Book Review / Literary Fiction / Man Booker International Prize

A Horse Walks into a Bar: The last stand-up comedy act

A Horse Walks into a Bar by David Grossman is the winner of the Man Booker International Prize 2017. David Grossman is an Israeli author and this book was first published in Hebrew in 2014 as Sus echad nichnas lebar. Later on, the book was translated into English by Jessica Cohen as A Horse Walks into a Bar. After hearing so many good things about this book, I also thought of giving this book a chance. So, here I am with my views on this book.

This is not a book that you will thoroughly enjoy. In fact, the book is difficult to read. The writing is a bit exhausting to read. At many times, you will consider abandoning the book but it will be difficult for you. You will say ‘enough is enough’. But there is an invisible thread that will keep pulling you and you will keep reading. While the book is a small one, you will take your own sweet time to finish it. There are so many moments here that will force you to take a pause and ponder over the things.  The book is both comic and ironic. The book shows that there is a very thin line between comedy and tragedy. The author brilliantly brings forth a blending of humour and pathos, fantasies and frustrations, and, most importantly, illusions and ironies of everyday life. The book has a number of social messages.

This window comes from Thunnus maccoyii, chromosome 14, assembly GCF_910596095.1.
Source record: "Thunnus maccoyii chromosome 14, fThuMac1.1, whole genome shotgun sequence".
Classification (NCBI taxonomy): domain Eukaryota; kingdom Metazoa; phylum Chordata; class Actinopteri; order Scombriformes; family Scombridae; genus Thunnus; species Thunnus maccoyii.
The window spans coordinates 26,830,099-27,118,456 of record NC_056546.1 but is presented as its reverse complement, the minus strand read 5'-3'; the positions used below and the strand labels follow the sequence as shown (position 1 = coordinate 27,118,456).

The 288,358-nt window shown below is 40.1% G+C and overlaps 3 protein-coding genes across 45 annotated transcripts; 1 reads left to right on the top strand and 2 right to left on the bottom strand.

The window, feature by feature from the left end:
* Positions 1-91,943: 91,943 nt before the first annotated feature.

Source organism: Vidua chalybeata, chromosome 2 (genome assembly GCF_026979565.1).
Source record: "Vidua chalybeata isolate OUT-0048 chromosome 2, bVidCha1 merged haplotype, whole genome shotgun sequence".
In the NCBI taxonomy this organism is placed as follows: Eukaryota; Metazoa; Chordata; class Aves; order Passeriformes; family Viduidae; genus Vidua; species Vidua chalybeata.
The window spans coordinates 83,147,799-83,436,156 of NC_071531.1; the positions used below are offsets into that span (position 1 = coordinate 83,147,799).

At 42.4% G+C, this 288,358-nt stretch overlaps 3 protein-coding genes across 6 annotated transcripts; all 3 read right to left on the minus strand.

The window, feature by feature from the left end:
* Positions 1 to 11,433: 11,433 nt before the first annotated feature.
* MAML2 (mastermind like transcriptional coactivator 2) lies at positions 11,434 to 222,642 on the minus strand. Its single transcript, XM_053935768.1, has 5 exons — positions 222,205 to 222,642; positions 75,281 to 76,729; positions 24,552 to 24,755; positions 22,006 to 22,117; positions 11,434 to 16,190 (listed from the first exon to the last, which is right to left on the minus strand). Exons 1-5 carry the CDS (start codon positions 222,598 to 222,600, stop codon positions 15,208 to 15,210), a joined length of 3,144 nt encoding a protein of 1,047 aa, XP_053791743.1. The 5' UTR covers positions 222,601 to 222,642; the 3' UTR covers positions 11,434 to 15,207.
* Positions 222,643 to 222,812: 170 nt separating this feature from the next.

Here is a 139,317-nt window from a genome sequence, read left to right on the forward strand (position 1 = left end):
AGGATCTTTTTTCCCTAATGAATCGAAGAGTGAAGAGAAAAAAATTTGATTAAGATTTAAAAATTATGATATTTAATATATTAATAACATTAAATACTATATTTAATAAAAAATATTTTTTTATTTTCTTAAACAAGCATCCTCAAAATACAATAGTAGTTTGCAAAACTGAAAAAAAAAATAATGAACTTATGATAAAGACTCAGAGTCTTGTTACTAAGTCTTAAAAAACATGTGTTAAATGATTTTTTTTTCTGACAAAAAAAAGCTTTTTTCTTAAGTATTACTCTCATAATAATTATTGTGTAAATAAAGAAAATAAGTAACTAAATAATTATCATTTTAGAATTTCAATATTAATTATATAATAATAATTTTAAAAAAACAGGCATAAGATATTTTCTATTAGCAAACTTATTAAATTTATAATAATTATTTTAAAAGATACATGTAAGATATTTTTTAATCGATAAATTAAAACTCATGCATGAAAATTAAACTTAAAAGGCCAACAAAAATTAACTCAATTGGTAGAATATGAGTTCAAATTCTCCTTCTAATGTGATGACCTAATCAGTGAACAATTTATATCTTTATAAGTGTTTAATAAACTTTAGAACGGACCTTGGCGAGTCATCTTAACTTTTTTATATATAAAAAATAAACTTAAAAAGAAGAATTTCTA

David Grossman had a very clear idea of what he wished to achieve in this novel, and he has done an exceptional job with his plot and characters. The story revolves around Dovaleh G, an Israeli stand-up comedian. The novel begins with the start of a stand-up comedy by Dovaleh in the Israeli town of Netanya. He starts the show as a normal stand-up comedy act. He flares the audience, teases the audience, and also humiliates the audience. He throws vulgar jokes. Some jokes are good but some are really offensive. There are some punchlines here and there. He also provides a commentary on the state of Israel and the relationship of Israel with surrounding countries. The audience is appreciating his performance. But, slowly and steadily, this show starts to become uncomfortable for some of the audience. Doveleh starts to tell a story about a traumatic incident from his own childhood. But, people are not here to hear about some distressing event. They are here to hear jokes and to have a good time. They boo him. Doveleh starts to tell jokes yet again but he is far from being comedic. His own story starts to erupt once again. The crowd starts to thin out but some people keep glued to their respective seats. These people are interested in the performance that is going on in front of them. Perhaps they do not want to leave him alone. We, as readers, also feel the same emotion and keep reading the book. The real reason is a more inward one. We, like the audience, want to know about that tragic incident or we want to become a part of his life.

Dovaleh G., the main protagonist of this novel, provides the main perspective and point of view in the novel. His character has been placed carefully in the book. There are two more major characters in the book but their characters take a back seat. This is Dovaleh’s story. Characterisation, setting, story, symbolism, style – all of these are functionally related to each other in this book. And, a combination of these creates an artistic unity. You need to read this book to witness this artistic unity. This is definitely a worth-read.


3 thoughts on “A Horse Walks into a Bar: The last stand-up comedy act

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